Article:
BY NATASHA BARSOTTI — A Federal Court of Australia judge has ruled against a challenge to the country's ban on same-sex marriage, saying it doesn't amount to discrimination based on sex.
Justice Jayne Jagot's ruling upheld an Australian Human Rights Commission decision to terminate gay rights activist Simon Margan's case, in which he sought an order directing the states of New South Wales and Queensland to register same-sex marriages, according to Bloomberg.
Gay Star News reports that Margan's complaint spoke to the "unlawful discrimination" queer people face "based on sex and marital status by reason of the inability of those persons to register same sex marriages."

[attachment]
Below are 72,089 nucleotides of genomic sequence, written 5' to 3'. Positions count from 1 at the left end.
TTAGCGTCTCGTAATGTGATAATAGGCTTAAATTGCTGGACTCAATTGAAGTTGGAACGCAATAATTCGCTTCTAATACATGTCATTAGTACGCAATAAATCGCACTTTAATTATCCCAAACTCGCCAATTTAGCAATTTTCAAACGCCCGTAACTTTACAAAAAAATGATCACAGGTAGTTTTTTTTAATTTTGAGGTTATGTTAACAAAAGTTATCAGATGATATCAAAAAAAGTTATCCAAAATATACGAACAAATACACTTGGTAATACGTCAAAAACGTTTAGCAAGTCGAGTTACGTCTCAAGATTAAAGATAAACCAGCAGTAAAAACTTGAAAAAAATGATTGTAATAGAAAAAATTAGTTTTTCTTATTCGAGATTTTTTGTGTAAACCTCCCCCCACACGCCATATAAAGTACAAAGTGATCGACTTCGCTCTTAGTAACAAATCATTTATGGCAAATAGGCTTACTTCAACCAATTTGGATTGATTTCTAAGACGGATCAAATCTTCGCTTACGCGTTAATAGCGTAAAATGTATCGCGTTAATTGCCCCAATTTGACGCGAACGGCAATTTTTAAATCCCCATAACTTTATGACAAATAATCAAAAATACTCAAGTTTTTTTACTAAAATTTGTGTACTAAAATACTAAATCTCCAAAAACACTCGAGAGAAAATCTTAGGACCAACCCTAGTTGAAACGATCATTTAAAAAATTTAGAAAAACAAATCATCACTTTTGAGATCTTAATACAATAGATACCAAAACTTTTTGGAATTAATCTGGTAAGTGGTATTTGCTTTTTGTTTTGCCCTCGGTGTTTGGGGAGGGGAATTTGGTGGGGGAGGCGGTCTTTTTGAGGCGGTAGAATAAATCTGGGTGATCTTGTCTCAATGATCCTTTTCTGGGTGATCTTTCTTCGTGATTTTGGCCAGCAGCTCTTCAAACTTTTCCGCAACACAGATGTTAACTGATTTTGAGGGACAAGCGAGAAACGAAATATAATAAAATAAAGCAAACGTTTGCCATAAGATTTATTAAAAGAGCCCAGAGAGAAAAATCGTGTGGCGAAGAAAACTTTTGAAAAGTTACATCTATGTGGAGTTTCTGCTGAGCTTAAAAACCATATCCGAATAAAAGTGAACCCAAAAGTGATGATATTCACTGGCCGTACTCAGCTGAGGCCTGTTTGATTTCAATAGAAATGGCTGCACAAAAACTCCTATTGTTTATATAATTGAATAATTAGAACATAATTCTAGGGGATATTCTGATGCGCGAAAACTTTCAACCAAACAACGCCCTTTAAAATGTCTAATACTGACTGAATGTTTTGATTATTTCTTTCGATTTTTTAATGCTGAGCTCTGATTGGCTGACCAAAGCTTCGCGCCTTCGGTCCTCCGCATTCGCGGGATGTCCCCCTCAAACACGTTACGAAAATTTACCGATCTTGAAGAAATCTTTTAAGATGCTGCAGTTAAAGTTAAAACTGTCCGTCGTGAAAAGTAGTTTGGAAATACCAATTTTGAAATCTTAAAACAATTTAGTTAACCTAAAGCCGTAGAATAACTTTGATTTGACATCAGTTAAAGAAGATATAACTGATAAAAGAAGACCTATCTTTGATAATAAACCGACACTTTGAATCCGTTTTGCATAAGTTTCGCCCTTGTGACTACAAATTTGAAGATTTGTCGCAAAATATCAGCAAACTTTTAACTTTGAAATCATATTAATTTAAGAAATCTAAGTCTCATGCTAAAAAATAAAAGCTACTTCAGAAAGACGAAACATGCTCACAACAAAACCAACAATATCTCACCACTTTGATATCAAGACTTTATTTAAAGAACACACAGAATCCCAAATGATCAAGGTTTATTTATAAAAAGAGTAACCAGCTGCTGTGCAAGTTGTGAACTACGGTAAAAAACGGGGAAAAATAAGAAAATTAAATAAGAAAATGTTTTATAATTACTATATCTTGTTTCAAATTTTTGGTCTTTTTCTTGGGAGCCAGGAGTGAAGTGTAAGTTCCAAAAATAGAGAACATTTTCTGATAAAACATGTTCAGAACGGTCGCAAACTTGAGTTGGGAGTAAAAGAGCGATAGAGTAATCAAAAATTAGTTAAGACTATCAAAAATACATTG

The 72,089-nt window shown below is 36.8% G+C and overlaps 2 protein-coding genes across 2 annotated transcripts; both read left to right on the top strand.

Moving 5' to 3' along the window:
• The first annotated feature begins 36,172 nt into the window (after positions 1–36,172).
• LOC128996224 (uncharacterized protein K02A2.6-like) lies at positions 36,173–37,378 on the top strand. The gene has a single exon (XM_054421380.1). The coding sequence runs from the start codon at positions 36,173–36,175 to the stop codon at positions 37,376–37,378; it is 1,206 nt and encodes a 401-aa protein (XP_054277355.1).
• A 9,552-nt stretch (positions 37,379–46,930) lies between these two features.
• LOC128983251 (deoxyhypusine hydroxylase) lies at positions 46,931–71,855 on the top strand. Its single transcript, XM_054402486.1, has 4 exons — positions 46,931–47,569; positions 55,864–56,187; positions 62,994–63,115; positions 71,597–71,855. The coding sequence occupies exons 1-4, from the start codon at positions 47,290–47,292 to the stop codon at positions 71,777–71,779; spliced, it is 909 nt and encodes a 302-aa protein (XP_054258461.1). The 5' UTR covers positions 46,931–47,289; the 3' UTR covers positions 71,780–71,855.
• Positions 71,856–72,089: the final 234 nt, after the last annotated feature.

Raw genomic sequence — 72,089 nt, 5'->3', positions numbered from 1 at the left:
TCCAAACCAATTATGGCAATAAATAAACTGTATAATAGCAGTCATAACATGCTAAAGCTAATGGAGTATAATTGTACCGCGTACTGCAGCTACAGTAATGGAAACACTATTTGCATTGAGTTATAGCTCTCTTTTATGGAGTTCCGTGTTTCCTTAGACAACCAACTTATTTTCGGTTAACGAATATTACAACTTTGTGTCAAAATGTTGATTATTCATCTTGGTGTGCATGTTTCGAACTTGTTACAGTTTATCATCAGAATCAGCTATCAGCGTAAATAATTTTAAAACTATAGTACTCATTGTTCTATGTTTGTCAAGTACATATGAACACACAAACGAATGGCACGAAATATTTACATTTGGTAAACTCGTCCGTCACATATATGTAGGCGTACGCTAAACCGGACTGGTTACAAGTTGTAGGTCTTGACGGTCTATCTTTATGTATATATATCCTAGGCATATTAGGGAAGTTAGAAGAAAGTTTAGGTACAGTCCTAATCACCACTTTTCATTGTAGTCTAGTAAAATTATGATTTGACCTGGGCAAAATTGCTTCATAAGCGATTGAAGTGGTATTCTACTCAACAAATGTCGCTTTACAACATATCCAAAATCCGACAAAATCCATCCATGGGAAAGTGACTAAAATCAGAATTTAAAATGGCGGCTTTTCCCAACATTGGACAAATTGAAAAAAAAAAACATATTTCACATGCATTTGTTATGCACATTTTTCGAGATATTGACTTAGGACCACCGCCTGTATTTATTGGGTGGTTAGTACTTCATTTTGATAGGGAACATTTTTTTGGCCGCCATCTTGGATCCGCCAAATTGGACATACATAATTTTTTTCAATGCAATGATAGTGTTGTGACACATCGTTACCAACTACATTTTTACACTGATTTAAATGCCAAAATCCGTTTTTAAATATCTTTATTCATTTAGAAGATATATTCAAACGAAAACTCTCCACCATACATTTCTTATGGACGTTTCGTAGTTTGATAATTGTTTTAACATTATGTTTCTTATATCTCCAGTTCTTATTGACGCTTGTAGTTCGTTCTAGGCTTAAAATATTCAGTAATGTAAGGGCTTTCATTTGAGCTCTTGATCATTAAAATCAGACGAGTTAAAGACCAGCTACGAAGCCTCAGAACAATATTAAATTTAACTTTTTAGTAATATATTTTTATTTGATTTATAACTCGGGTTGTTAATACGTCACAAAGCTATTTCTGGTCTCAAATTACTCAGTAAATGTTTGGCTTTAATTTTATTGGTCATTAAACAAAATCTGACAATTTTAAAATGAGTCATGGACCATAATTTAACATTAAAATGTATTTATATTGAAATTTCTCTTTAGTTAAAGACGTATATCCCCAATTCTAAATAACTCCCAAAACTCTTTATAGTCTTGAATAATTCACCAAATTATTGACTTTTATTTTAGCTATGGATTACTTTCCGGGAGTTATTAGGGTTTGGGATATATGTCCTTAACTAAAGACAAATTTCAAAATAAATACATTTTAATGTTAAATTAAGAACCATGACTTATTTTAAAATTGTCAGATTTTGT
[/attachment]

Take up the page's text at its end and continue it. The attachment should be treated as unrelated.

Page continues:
Australia's Marriage Act defines marriage as being between a man and a woman, Jagot says in her ruling. “A man cannot enter into the state of marriage as defined with another man just as a woman cannot enter into the state of marriage with another woman,” she writes. “The redress for these circumstances lies in the political and not the legal arena.”
"If our courts feel powerless to remove discrimination the majority of Australians oppose then it's up to politicians to act," Australian Marriage Equality national director Rodney Croome is quoted as saying. "This issue has become a test of the capacity of Australia's democratic institutions to respond to popular and overdue reform."
Last year, Australian lawmakers, including Prime Minister Julia Gillard, voted against a bill that sought to extend marriage rights to same-sex couples.
Landing image: Lonely Planet